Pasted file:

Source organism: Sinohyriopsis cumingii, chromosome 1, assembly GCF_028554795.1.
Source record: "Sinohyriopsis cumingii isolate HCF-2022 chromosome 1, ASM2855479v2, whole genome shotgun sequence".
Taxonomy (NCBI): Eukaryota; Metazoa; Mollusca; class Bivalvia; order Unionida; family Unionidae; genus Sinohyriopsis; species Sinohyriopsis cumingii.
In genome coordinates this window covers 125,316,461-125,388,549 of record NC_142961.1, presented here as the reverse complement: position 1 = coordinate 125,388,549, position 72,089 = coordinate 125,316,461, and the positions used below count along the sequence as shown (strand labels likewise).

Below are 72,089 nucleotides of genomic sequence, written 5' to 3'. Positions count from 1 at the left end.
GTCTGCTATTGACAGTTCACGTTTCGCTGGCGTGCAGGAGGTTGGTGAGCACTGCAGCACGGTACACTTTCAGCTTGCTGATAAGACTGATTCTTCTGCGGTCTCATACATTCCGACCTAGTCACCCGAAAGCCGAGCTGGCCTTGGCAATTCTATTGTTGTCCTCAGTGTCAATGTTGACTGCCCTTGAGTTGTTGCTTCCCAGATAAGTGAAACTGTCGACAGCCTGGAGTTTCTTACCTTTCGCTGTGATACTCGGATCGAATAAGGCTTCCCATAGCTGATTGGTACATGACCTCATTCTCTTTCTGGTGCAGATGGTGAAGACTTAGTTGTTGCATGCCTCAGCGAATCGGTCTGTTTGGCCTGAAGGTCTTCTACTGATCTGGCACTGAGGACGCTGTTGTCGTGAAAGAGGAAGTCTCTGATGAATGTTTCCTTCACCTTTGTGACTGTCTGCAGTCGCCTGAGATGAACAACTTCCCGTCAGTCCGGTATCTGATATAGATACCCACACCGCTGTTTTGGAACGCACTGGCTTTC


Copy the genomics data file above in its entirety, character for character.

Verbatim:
Source organism: Sinohyriopsis cumingii, chromosome 1, assembly GCF_028554795.1.
Source record: "Sinohyriopsis cumingii isolate HCF-2022 chromosome 1, ASM2855479v2, whole genome shotgun sequence".
Taxonomy (NCBI): Eukaryota; Metazoa; Mollusca; class Bivalvia; order Unionida; family Unionidae; genus Sinohyriopsis; species Sinohyriopsis cumingii.
In genome coordinates this window covers 125,316,461-125,388,549 of record NC_142961.1, presented here as the reverse complement: position 1 = coordinate 125,388,549, position 72,089 = coordinate 125,316,461, and the positions used below count along the sequence as shown (strand labels likewise).

Below are 72,089 nucleotides of genomic sequence, written 5' to 3'. Positions count from 1 at the left end.
GTCTGCTATTGACAGTTCACGTTTCGCTGGCGTGCAGGAGGTTGGTGAGCACTGCAGCACGGTACACTTTCAGCTTGCTGATAAGACTGATTCTTCTGCGGTCTCATACATTCCGACCTAGTCACCCGAAAGCCGAGCTGGCCTTGGCAATTCTATTGTTGTCCTCAGTGTCAATGTTGACTGCCCTTGAGTTGTTGCTTCCCAGATAAGTGAAACTGTCGACAGCCTGGAGTTTCTTACCTTTCGCTGTGATACTCGGATCGAATAAGGCTTCCCATAGCTGATTGGTACATGACCTCATTCTCTTTCTGGTGCAGATGGTGAAGACTTAGTTGTTGCATGCCTCAGCGAATCGGTCTGTTTGGCCTGAAGGTCTTCTACTGATCTGGCACTGAGGACGCTGTTGTCGTGAAAGAGGAAGTCTCTGATGAATGTTTCCTTCACCTTTGTGACTGTCTGCAGTCGCCTGAGATGAACAACTTCCCGTCAGTCCGGTATCTGATATAGATACCCACACCGCTGTTTTGGAACGCACTGGCTTTC